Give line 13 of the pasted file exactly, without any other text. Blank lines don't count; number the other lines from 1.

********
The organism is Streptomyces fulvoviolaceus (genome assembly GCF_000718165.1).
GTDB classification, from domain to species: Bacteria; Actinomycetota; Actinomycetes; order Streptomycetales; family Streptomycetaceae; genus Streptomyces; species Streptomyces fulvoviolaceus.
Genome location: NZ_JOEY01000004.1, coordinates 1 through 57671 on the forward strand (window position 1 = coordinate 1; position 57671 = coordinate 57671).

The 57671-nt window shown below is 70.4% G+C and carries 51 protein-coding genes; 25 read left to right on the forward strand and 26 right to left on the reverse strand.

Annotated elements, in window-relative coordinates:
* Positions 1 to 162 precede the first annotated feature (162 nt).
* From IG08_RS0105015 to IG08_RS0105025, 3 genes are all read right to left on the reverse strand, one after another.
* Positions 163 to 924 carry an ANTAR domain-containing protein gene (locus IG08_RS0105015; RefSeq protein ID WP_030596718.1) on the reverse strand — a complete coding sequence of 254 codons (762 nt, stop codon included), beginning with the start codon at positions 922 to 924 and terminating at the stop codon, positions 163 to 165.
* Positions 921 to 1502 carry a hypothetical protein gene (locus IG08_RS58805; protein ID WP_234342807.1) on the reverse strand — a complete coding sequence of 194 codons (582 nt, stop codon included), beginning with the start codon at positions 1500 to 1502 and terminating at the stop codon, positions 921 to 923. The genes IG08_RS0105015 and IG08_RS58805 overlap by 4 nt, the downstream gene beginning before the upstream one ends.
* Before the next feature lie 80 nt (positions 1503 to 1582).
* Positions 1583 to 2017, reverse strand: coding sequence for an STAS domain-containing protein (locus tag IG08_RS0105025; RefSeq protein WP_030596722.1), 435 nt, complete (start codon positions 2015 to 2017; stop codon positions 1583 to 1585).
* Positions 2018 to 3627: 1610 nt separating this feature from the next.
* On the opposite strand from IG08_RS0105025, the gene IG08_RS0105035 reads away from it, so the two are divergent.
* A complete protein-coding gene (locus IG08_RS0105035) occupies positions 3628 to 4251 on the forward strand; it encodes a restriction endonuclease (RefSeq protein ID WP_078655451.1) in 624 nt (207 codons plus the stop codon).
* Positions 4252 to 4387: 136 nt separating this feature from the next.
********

* On the opposite strand from IG08_RS0105025, the gene IG08_RS0105035 reads away from it, so the two are divergent.